Can we be honest with each other - what benefit does a Rivian have over upcoming EVs?

Perry24r

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R1S pre order holder Sept 1st, 2021 and long time lurker of these forums but never registered/posted.

As we see more large EVs get announced, what benefit does a Rivian have over them? The main thing Rivian had going was being first by a long shot, but now it's all close together and the vehicle tech is still the same.

What I mean is, the Rivian tech both internally and battery is lacking in comparison. I don't NEED 800+ HP, it's just fun to have. If Fisker had a 7 seater I'd reserve it right now and cancel my Rivian. The production version Ioniq 7, Kia, etc are all superior tech, battery capacity, charging, and for the same or less money....
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CommodoreAmiga

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It may not matter for your needs/use-case, but Rivian seems to be focused on "adventure" and all-terrain capability. Most of the upcoming EVs aren't competing in that space.

Using ICE vehicles as a comparison, how do Honda, Toyota, Mazda, Ford, Chevy, BMW, Audi, Mercedes, Volvo, Acura, Lexus, Kia, Hyundai, etc all exist when there is so much overlap in functionality between them? People build loyalties. People have opinions on styling, comfort, pricing, performance, or whatever other characteristic they care about -- even when the difference appear small to others (or are objectively small).

There's enough demand to support a lot of brands. I think there WILL be consolidation in the EV space. Some newcomers will fail. Some will get absorbed by other brands. But there is room for many.
 
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Perry24r

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It may not matter for your needs/use-case, but Rivian seems to be focused on "adventure" and all-terrain capability. Most of the upcoming EVs aren't competing in that space.
This point is very fair. If you off-road, makes total sense. We don't, and don't know anyone who does personally.

We do live in the Seattle area and regularly drive all over the PNW for hiking and such, and really any SUV works for that - which is what I imagine is the regular "adventure usage" for most people.
 

CommodoreAmiga

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We do live in the Seattle area and regularly drive all over the PNW for hiking and such, and really any SUV works for that - which is what I imagine is the regular "adventure usage" for most people.
Yes, I agree most don't "need" the capability. But Rivian is a lifestyle brand, and the "image" will matter to many buyers, regardless of how they'll actually use the vehicle.
 

Arthur Itiz

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It may not matter for your needs/use-case, but Rivian seems to be focused on "adventure" and all-terrain capability. Most of the upcoming EVs aren't competing in that space.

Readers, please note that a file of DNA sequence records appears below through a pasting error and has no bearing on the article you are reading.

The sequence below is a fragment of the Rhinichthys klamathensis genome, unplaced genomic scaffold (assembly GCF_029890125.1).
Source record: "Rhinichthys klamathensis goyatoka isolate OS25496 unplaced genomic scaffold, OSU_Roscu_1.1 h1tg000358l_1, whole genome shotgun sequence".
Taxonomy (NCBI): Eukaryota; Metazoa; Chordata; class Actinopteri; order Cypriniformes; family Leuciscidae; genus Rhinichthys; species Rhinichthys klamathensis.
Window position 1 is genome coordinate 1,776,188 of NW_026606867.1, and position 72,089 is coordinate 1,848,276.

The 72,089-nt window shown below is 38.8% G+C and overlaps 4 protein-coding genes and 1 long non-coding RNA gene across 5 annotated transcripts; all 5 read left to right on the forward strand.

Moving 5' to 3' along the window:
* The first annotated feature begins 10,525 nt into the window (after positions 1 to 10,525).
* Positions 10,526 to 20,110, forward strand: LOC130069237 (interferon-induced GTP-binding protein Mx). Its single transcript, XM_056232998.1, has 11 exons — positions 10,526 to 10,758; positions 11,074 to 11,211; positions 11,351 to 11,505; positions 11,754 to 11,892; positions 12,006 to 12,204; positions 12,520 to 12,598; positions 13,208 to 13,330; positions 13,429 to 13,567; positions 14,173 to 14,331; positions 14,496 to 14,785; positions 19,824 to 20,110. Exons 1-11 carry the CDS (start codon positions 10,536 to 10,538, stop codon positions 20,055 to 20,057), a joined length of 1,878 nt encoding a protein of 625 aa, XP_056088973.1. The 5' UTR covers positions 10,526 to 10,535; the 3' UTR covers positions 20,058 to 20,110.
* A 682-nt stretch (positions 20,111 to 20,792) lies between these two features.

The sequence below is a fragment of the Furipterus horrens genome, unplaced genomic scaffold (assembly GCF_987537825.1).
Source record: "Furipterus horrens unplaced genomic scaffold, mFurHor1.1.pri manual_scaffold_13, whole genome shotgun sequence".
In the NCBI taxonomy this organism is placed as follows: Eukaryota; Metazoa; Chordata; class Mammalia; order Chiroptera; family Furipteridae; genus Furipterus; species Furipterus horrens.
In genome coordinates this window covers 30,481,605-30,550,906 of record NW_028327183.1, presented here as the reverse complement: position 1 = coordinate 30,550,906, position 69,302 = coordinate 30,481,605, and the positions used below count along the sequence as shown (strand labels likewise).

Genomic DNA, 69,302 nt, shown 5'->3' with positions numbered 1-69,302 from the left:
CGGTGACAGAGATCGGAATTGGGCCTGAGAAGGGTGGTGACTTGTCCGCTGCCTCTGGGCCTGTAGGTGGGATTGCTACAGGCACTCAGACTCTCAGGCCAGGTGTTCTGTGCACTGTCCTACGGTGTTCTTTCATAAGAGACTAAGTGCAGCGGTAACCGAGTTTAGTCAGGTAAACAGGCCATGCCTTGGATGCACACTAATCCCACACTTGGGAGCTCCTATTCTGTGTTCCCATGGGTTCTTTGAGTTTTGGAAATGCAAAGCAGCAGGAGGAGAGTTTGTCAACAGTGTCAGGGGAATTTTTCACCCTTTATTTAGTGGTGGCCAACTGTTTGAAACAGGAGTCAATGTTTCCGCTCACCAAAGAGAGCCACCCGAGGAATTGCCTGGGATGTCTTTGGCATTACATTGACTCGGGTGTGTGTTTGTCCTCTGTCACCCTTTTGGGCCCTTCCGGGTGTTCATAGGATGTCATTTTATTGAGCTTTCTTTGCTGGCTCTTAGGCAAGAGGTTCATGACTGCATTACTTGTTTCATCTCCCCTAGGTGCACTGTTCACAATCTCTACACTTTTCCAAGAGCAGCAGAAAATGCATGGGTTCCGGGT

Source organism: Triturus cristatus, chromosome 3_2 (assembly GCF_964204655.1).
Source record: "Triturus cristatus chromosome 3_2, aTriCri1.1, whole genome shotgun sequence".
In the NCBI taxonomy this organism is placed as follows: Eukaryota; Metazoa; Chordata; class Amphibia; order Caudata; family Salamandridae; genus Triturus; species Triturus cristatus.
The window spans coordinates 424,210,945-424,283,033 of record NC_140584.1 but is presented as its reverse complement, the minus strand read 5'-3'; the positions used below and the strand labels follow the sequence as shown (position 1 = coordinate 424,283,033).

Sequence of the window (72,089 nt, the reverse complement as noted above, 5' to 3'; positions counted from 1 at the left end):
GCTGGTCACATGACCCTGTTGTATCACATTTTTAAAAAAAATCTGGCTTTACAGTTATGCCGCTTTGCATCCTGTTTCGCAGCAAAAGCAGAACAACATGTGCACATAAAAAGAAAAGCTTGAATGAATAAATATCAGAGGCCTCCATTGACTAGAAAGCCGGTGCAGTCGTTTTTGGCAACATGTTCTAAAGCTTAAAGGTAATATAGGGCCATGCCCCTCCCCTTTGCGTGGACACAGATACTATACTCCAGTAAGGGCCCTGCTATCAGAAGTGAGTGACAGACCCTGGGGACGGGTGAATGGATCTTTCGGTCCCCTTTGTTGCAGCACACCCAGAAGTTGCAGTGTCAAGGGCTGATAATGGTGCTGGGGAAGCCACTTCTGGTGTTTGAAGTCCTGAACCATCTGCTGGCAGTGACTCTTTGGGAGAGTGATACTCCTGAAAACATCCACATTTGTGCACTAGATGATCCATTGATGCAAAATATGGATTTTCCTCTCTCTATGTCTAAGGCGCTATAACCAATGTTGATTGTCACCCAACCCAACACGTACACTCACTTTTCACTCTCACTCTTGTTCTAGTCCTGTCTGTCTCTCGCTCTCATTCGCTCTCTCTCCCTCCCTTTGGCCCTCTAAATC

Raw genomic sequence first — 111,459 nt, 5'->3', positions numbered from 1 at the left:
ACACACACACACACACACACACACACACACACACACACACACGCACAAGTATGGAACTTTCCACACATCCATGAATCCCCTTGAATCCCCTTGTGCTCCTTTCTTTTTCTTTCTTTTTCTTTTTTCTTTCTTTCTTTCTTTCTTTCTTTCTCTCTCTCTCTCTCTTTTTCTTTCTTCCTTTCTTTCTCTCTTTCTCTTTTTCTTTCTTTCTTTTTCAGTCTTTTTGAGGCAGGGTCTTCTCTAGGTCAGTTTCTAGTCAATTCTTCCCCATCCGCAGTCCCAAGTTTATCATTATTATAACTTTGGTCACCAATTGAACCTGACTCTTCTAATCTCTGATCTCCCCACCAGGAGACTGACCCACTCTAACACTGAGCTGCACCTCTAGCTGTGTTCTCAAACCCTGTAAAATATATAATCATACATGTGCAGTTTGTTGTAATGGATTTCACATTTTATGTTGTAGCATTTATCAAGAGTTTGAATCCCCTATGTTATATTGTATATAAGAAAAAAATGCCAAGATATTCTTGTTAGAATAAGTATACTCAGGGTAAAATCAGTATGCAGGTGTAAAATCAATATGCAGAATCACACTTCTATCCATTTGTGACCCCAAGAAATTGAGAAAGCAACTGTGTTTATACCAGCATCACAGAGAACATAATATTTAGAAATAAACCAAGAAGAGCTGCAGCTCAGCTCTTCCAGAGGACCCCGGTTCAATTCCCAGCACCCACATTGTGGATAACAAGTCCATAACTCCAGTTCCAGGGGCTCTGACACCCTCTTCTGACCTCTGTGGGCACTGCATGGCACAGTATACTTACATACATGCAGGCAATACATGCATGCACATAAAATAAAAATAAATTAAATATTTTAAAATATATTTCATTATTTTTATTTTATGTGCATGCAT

^this.

I've never been comfortable with any of the offerings out there. They all require some sort of sacrifice. Sacrifices I was loath to make.

I like to camp, but not in a tent on the ground, so we would have to tow a trailer, but I can't store a trailer on my property (HOA's) so now I have to rent storage. Now I have a truck payment, a trailer payment, and a storage payment. Plus I would have another $250 a month in fuel prices for back and forth to work because...TRUCK.

The R1T checks all of the boxes for me. I don't need a trailer for camping (I can manage with the tent over the bed, and it has a kitchen built in). So I no longer have that payment or the storage fees and I don't have to spend $250 a month on gas going back and forth to work.

And I get a wildly exciting vehicle to drive AND go off-road if I choose. The bonus is that it all fits nicely in one vehicle, in the garage. There is no compromises with the R1T and in the long run I save a ton of cash.

For me, it's the perfect vehicle at the perfect time.
 
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3l3c7r1c

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I live in Seattle area and moved from 2017 Lexus RX (totaled) to 2020 Hyundai Palisade. That was a big upgrade for me in terms of utility. I occasionally have family members visiting, have two kids, and already used 3rd row many times. I go for camping, hiking, skiing, and it's a breeze to pack with large storage. My inflatable kayak was in the trunk for the whole summer, and me and my daughter's skiis during winter.

I put my reservation in Feb 2019 because of the size, there is no other EV there. And other cars with similar luxury interior and powerful engines are at least $50k anyway.

Other than ev, the benefits over my current car is power, and a proper tailgate. Numerous time in last year I have lunch, ice cream etc. sitting in the trunk area of my car. A proper tailgate would be really awesome! And I'm ready to spend to get rid off heavy car feeling when accelerating.
 

Speedrye

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I NEED 800+hp, off-roading ability and I don't like the look of all these lifted hatchbacks masquerading as SUVs. The 3rd row is wasted on me, but the space back there isn't. I use my current SUV as an SUV, not some dainty, frou-frou luxury barge. My R1S will likely have trail rash, and it'll have scuffs and scrapes inside because I'll be hauling whatever I can stuff into the rear of it, and when that won't fit, I'll be towing a trailer that will fit whatever I want. I'm sure other offerings will come along that meet these basic requirements, but for the money, the R1S offers more than anything else I've seen, ICE or EV, current or upcoming.